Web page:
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Label, Buffalo Bill Historic Center, Cody, WY

An original letter dated May 3, 1902 from the artist to the original owner will accompany the lot.

The letter states in part, “I have this day shipped by express the picture ‘Nomads’ to your address and trust the same will arrive in good shape and be satisfactory—personally it pleases me—as one of the most sincere things I have perpetrated in this vale of tears.

“But pictures are essentially ‘affaires de gout’—one man likes a color scheme, another wants a crass recitative of facts. I had Loring Andrews and one or two other people of good taste see it—and their comments were of a most agreeable nature to the self esteem of the painter. Your uncle Lars came to see it almost daily whilst it was under way. I hope some day when you are in Washington to bring President Roosevelt and Gen. Miles (not on the same day) to see it as they are both fond of my western pictures—and this one is very much the character of the country where the President had his ranch—I shall send him a photograph of it.

“Should you decide not to take the picture please advise me at once—should it on the (other) hand please you—the price is $1,500.00.”

According to Peter Hassrick, “Henry Farny devoted his talents to creating images of a legend passed. This was no quick decision, for Farny did not venture west until the age of thirty-four, in 1881. That summer, stories of Sitting Bull’s surrender appeared in most newspapers. Since the 1876 Battle of the Little Bighorn the Sioux chief and his small band of followers had eluded capture, rarely knowing a moment of peace yet loathing submission. Their Canadian refuge proved cold, the band was starving, and Sitting Bull’s resolve weakened with tales that his daughter was being held hostage in chains. Upon surrender his poignant words must have stung many. ‘I do not come in anger toward the white soldiers. I am very sad. My daughter went this road. Her I am seeking. I will fight no more. I do not love war, I never was the aggressor. I fought only to defend my women and children. Now all my people want to return to their native land. Therefore I submit.’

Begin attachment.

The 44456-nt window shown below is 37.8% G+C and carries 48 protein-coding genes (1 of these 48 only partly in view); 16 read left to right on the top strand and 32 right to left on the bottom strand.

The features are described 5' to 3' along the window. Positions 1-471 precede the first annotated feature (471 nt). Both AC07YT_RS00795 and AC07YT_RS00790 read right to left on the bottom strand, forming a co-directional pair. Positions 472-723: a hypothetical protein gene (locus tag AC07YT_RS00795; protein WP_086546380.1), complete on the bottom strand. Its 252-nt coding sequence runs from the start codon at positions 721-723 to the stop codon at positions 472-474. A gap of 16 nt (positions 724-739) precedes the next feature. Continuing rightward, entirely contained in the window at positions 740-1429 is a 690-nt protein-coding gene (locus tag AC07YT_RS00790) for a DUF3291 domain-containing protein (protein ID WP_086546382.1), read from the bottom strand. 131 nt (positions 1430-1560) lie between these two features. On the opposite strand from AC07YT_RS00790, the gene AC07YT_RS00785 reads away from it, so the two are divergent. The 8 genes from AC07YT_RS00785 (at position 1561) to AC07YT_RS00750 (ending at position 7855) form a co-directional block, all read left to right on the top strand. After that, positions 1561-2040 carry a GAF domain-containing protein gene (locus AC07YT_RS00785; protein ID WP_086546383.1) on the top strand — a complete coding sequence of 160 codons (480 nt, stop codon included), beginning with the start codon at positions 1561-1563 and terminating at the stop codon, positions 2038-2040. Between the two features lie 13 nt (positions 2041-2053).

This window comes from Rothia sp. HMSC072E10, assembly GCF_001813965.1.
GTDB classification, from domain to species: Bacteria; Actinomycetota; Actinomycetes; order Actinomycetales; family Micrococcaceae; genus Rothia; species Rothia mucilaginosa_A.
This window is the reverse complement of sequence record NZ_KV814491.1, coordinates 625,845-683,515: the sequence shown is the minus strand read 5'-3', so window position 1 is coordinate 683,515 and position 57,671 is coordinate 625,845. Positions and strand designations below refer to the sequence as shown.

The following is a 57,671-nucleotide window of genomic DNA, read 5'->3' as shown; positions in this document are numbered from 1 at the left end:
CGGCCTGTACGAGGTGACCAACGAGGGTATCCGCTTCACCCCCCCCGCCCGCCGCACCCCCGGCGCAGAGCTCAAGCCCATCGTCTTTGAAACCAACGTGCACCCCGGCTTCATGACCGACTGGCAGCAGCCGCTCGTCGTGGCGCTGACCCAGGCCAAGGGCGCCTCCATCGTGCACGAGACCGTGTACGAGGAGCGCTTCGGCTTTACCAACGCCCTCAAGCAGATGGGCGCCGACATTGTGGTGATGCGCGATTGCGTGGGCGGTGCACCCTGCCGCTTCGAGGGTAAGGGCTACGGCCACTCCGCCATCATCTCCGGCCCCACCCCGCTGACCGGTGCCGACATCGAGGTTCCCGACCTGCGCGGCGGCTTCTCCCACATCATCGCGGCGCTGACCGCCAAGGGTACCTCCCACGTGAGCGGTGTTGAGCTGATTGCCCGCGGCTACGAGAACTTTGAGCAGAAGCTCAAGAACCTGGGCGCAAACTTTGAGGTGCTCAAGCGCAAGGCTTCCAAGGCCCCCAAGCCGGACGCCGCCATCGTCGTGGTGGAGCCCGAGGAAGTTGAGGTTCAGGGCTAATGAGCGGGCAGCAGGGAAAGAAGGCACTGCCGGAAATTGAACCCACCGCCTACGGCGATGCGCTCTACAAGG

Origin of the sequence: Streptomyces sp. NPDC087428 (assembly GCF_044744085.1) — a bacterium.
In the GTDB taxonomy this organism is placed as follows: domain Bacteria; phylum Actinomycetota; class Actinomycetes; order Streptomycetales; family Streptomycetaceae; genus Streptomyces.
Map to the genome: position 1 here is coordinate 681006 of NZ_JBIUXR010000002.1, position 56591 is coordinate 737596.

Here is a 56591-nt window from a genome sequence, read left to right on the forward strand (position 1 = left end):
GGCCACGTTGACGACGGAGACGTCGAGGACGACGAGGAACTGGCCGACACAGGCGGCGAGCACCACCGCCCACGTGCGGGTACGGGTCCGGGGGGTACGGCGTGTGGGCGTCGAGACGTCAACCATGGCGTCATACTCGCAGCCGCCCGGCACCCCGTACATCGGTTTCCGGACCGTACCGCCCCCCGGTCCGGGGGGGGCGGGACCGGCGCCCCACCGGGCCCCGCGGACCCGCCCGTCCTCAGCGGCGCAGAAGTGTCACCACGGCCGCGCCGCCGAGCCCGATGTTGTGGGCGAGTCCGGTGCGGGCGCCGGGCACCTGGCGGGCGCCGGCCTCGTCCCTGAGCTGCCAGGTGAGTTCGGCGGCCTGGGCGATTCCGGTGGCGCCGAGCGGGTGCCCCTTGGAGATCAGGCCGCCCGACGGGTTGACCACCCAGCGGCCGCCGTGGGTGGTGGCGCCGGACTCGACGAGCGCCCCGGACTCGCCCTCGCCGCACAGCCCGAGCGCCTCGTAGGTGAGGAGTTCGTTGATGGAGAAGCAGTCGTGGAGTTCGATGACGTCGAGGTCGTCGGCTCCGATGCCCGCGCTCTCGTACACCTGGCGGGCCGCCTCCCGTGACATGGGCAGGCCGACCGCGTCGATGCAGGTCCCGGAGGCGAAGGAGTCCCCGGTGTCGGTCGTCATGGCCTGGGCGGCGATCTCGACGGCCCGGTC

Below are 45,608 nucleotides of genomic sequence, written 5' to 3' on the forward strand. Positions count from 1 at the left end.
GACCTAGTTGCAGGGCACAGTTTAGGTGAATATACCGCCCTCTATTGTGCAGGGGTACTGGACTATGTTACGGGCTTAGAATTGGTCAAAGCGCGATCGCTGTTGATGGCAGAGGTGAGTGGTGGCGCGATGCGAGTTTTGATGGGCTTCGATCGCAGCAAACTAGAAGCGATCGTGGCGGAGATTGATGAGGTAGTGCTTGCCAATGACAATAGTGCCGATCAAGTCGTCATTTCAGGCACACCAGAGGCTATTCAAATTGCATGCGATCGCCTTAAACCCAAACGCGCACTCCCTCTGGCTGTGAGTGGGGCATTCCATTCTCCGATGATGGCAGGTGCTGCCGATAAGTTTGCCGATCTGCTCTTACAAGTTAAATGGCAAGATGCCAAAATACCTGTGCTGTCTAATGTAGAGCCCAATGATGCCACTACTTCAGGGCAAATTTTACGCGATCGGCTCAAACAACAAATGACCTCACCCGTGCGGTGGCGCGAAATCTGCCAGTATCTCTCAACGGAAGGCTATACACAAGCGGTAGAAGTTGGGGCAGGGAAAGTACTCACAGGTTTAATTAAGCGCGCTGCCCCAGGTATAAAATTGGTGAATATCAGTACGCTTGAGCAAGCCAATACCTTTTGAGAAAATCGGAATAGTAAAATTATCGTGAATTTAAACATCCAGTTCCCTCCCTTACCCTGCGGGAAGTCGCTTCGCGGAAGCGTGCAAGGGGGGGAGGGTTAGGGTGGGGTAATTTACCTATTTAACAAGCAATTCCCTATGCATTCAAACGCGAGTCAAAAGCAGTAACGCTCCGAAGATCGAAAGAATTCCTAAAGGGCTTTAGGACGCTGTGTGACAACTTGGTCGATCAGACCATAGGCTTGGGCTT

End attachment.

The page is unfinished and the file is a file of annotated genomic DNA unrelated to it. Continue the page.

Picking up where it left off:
“That fall Farny headed west to see Sitting Bull at the Standing Rock Agency, Dakota Territory. Although the prisoner had been removed, the newcomer was intrigued by the scenery and native inhabitants which he encountered. ‘The plains, the buttes, the whole country and its people,’ he ardently declared, ‘are fuller of material for the artist than any country in Europe.’ Farny returned to Cincinnati, his home, with more than memories. He had made sketches, taken photographs, and obtained a variety of Indian accouterments.

“Neither from an ethnographic nor an illustrative vantage point did Farny choose to portray Indians. He placed them in their environment, where they were vital and important, not overwhelming and warlike, and he paid as much heed to the landscape as to the figures.”

Whitney Gallery of Western Art, Cody, WY 1983

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